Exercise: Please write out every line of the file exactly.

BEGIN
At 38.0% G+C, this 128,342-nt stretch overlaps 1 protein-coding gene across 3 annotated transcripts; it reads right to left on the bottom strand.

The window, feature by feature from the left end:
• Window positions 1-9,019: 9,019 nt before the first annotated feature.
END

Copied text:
At 38.0% G+C, this 128,342-nt stretch overlaps 1 protein-coding gene across 3 annotated transcripts; it reads right to left on the bottom strand.

The window, feature by feature from the left end:
• Window positions 1-9,019: 9,019 nt before the first annotated feature.